The French Revolution had yet to happen. Many people still believed that skewering the aristocracy like this was taboo. Wolfgang is perhaps ahead of his time with this subject matter. In Vienna, this is not such a big success, but it’s a smash in Prague. He’s invited to the city, where he arrives to find his music being played from the time he stepped out of his carriage, continuing wherever he goes.
Mozart is well-loved in Prague, and he puts on a concert for the city. In the first half he improvises tunes from Figaro, and the second half features a symphony he wrote for Prague. He later describes this as one of the happiest times of his life. He’s written his Prague Symphony – Symphony No. 38 in D Minor, K. 504. To this day, there is still an annual Mozart festival in the city. It makes one wonder – what if Mozart had stayed in Prague? His life would have been much easier and more successful. Even Haydn weighed in at the time:
“Prague should hold fast to the precious man. It enrages me to think that this incomparable Mozart is not yet engaged by some imperial or royal court!”
While Prague has no job to offer Wolfgang, he does land an opera commission. He pens Don Giovanni, the operatic version of the story of lustful womanizer who is dragged to Hell. Don Giovanni is no innocent soul. He’s a rapist, murderer, and seducer whom the audience is glad to see get his just rewards. It’s a dark version of the Don Juan story, again pairing with librettist Lorenzo da Ponte. Mozart’s music at times is also dark and foreboding, especially during the famed ‘Commendatore’ scene. Listen here as Don Giovanni receives his just rewards:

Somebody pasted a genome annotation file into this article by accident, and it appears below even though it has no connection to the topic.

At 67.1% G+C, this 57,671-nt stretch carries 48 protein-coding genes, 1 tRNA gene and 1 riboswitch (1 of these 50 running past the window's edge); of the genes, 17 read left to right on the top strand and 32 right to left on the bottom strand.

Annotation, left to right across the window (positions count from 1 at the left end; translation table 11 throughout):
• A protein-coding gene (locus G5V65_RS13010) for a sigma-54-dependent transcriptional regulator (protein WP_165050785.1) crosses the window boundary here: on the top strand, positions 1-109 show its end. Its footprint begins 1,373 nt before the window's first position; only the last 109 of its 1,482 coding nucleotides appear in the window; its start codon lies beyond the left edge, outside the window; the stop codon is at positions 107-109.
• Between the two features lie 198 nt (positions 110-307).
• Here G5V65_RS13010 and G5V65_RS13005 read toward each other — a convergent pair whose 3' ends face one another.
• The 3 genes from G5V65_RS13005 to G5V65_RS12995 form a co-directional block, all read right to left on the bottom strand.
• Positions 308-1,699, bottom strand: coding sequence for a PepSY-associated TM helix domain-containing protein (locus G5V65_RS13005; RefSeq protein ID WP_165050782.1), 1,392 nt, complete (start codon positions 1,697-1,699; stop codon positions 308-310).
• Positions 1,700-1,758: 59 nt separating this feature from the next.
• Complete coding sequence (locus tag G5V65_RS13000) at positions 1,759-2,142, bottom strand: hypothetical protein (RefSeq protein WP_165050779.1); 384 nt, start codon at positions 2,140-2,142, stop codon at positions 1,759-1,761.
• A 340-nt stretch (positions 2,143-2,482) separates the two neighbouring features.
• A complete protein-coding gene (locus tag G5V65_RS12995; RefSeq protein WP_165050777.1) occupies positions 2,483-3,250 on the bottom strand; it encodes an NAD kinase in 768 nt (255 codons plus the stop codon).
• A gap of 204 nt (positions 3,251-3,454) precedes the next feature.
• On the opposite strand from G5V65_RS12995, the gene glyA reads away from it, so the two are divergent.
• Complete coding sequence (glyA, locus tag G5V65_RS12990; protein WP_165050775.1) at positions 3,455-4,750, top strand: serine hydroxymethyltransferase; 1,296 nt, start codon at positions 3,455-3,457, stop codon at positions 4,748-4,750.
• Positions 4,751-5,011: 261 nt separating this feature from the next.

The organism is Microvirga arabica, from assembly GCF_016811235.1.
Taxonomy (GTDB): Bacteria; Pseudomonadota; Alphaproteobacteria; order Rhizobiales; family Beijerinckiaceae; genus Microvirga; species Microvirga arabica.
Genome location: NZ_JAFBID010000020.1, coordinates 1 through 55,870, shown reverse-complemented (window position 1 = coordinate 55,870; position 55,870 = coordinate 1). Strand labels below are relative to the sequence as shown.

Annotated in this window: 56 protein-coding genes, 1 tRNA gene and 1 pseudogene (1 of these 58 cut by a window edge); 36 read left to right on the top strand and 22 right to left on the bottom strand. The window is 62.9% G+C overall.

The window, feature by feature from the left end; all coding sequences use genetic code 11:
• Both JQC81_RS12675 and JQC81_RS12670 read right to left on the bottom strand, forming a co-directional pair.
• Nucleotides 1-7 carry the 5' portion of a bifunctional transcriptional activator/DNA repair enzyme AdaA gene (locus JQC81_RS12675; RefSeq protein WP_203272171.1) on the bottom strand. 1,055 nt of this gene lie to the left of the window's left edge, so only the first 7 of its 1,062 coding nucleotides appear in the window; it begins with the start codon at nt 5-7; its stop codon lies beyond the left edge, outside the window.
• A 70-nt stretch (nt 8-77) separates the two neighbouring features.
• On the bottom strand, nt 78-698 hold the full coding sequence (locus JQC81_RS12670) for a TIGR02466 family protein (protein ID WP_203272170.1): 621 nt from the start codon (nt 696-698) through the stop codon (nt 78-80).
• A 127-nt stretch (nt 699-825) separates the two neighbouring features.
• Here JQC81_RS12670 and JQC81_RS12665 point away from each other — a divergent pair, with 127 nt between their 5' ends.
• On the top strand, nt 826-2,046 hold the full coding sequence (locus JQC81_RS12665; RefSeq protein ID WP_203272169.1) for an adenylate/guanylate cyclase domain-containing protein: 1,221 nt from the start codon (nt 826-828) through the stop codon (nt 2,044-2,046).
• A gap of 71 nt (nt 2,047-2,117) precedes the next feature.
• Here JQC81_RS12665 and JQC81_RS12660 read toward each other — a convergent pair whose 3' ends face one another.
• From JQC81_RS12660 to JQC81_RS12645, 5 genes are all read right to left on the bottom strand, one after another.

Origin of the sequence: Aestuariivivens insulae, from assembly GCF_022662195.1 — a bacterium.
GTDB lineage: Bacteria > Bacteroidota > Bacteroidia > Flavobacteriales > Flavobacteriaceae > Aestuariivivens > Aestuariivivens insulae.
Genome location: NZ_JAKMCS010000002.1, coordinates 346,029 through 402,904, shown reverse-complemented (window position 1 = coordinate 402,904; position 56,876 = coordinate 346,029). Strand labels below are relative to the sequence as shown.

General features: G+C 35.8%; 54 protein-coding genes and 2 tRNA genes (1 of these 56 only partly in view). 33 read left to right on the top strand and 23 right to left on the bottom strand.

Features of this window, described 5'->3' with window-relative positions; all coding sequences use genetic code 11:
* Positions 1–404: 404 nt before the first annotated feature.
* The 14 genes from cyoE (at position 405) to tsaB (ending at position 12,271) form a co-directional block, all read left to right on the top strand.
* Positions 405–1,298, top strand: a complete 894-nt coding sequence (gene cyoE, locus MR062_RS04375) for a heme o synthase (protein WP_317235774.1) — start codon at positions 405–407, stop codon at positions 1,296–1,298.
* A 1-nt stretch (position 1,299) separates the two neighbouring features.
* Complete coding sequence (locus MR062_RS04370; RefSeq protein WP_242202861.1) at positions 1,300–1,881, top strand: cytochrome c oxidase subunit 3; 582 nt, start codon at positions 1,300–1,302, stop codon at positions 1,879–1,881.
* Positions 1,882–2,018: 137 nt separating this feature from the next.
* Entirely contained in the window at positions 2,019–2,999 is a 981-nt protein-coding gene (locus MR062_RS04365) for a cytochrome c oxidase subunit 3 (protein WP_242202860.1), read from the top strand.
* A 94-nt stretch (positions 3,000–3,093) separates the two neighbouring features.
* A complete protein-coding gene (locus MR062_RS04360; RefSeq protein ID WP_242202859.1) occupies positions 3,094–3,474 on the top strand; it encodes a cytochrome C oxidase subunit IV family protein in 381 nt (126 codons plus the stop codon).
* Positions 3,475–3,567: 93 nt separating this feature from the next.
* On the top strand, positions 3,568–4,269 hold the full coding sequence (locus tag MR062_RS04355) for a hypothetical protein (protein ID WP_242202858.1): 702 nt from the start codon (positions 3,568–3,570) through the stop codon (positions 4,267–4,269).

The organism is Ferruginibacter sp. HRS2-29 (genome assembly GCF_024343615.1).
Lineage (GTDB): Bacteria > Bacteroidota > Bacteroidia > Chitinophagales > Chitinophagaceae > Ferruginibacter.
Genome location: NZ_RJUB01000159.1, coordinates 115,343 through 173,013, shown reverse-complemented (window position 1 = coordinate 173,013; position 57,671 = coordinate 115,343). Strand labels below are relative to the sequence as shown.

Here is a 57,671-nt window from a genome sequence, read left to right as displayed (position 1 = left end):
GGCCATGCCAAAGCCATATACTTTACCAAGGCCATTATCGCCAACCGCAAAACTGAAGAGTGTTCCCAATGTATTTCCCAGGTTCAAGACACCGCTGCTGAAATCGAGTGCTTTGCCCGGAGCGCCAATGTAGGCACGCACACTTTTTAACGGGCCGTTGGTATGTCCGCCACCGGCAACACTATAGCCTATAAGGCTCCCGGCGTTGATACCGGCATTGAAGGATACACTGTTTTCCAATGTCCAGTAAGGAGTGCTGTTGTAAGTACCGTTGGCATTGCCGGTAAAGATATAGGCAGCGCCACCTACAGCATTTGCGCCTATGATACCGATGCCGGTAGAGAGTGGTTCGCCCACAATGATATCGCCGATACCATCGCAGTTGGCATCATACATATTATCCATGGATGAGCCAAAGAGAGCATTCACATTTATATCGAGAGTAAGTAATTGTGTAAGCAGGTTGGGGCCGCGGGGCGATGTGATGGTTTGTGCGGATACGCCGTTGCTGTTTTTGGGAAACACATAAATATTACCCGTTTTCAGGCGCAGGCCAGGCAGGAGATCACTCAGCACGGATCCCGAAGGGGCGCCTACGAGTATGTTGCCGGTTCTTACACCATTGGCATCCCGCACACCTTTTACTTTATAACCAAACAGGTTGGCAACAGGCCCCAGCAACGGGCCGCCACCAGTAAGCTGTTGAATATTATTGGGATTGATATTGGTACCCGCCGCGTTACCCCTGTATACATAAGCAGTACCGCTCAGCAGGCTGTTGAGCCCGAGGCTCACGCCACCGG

It’s some of the wildest, most sophisticated music of its time, and Prague loves it. Prague’s well-educated music listeners eat it up, but in Vienna, it’s a flop. In the movie Amadeus, the same scene ends, showing a ⅓ full theater whose audience gives a smattering of polite applause. It seems a fitting portrayal. Mozart’s music is some of the best he’s written, yet he gets some of the poorest reception for it. Leopold’s warnings seem to be coming true, about remembering to write for the ignorant public.
Wolfgang’s frustration with Vienna grows. He’d written earlier,
“These Viennese gentlemen – and by whom I mean mainly the Emperor – had better not think that I am on this Earth for the sake of Vienna alone. If Germany, my beloved fatherland of which I am proud will not have me, then in God’s name, let France or England become richer by another talented German to the disgrace of the German nation!”